Intersection and Drawing Files
Acrylic on Canvas, Digital
Q: What were your concepts behind your works?
LG: At the moment I'm focused on addressing various personal conflicts arising from my status as a recent immigrant to this country; primarily the challenges posed by a radical change in environment, which might on the surface seem a very pedestrian issue but affects me in innumerable ways, emotionally and physically, daily. One of my two works accepted to Momentum Tulsa 2009, Intersection, was an early foray into a larger, ongoing project intended to describe my difficulties in adjusting to a very different physical environment. I was born and raised in a very small cathedral city in the south of England (Winchester). So urban Tulsa is a huge change - the vast amount of open space, low buildings and open roads are very alien to me, as I am to them, being used to the narrow, rain-washed, cobbled alleyways of my birthplace, a city I could navigate happily on foot. I've likened the move to choosing to wear a very beautiful, long desired pair of shoes which are three sizes too big - they are gorgeous, loved and wanted for a very long time, but my feet do not fit them!
The other piece accepted, Drawing Flies, is a digital piece rooted in previous works, an artistic attempt to anchor myself in the familiar despite the huge changes my life has undergone in the past few years. Art can sometimes be a safe haven, particularly when revisiting familiar faces, characters or themes; it can be something that remains static and comforting despite the radical changes that might occur outside of it.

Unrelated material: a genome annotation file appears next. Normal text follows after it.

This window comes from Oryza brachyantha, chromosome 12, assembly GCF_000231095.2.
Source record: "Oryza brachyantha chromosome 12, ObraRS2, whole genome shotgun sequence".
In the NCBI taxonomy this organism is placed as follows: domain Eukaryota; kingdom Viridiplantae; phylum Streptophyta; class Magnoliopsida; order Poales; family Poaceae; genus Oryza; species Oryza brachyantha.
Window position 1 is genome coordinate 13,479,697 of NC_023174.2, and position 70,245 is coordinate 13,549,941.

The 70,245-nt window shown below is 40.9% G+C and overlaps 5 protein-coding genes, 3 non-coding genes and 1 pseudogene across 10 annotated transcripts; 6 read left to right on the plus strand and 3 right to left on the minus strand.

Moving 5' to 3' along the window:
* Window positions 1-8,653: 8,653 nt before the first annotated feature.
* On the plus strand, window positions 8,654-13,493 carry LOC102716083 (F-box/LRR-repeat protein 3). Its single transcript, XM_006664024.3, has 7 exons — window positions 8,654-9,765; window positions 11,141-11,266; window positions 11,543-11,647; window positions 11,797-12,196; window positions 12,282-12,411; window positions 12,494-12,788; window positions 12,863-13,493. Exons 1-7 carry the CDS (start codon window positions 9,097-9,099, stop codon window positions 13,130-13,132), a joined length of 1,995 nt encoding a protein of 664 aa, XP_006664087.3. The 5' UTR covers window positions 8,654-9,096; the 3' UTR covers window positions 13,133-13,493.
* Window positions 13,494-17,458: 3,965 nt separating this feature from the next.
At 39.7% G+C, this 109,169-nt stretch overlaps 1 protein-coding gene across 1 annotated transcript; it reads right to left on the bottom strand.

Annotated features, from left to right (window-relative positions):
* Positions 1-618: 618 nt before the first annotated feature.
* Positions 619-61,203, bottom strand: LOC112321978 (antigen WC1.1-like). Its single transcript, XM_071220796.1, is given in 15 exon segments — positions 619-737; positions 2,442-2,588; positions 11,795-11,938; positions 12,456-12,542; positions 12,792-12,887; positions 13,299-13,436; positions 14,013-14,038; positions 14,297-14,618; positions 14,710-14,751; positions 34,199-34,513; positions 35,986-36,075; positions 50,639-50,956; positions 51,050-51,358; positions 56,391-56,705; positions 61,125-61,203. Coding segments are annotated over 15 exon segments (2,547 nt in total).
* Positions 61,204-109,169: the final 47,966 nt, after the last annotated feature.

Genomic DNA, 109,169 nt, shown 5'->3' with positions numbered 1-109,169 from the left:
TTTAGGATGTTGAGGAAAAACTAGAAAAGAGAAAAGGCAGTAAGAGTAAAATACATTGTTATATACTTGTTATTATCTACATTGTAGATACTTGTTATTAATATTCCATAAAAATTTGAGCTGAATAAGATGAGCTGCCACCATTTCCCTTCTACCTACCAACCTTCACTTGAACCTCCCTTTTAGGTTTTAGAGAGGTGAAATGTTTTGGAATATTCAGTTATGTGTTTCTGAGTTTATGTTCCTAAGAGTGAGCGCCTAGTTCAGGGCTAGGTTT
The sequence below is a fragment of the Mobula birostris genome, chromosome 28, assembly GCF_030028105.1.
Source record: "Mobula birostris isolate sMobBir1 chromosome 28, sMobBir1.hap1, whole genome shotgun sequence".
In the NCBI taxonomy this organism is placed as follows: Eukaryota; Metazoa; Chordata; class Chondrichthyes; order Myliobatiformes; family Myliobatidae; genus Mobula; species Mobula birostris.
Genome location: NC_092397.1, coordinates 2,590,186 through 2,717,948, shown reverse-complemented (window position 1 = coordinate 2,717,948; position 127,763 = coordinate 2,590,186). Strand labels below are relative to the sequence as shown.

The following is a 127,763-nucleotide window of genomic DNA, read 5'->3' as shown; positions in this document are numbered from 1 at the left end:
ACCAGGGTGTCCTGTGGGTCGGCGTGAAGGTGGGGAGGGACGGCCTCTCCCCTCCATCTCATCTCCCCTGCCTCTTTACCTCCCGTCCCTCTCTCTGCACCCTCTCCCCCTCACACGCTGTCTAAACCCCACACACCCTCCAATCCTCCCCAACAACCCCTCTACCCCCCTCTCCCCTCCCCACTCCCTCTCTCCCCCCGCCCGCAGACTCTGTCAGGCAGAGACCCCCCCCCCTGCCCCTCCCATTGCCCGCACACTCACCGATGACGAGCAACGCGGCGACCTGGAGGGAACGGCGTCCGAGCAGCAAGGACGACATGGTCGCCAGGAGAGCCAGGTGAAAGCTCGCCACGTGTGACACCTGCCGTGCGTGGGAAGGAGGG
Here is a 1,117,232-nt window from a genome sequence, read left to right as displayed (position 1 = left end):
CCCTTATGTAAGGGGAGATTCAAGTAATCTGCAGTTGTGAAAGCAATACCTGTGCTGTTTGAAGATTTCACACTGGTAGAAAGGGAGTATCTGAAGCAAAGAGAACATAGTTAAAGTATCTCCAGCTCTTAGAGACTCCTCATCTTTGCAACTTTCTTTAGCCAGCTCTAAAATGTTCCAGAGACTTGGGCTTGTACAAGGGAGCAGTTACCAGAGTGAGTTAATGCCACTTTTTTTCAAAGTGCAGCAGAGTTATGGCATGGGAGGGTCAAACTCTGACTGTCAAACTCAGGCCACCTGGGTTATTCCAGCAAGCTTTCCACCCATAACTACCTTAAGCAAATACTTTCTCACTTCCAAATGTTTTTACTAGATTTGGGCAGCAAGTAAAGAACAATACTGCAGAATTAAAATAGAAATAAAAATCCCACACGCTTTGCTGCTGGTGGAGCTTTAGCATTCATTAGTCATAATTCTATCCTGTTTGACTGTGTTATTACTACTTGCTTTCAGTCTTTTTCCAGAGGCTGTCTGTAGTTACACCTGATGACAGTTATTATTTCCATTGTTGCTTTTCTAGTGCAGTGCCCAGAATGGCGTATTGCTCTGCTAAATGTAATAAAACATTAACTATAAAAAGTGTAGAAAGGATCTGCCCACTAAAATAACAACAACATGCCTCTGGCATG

Q: Explain the technique and/or process you used for the pieces.
LG: I'm primarily a digital painter, working in Corel Painter 9 and, to a lesser extent, Open Canvas 1.1, though recently I've been drawn to traditional painting. I often prep for traditional paintings by making several sketches digitally, utilizing digital's lack of mess and infinite quantities of virtual paint to explore theme, composition and ideas before committing anything to canvas. I also spent a large amount of time rifling through materials collected from my hometown (photos, drawings, scraps of paper and many other oddments I tend to collect like a magpie) and mixing and matching those with materials collected in my new home, finding contrast and common ground. Lots of sketches, both digital and traditional, are made before I'm prepared to commit to canvas, though working on a digital or traditional canvas is always an exercise in development. I'm inclined to allow a painting to lead me as well as exercising my will over it, so it becomes a game of give and take, a dialogue in which the final result is, pleasantly, not always entirely what I expect or intend.
The only other thing I really desperately require to get to work is lots of very loud music. I absolutely can't work at all without it!
Momentum Tulsa 2009 includes visual art by artists aged 30 and younger. The exhibition is free and open at Living Arts, 307 E Brady, Tulsa, until October 24. Gallery hours are Tuesday-Sunday 1-5 pm, until 9 pm on Thursday and Friday.
Curators Scott Perkins & Frank Wick selected 93 artworks by 66 artists from all over the state for the exhibition. Also, three Spotlight artists created bodies of work on display, Nick Bayer, Dustin Boise, and Emily Kern. Intern Ashley Romano interviewed the artists to learn about their creative process. Watch for more profiles throughout the run of the exhibition.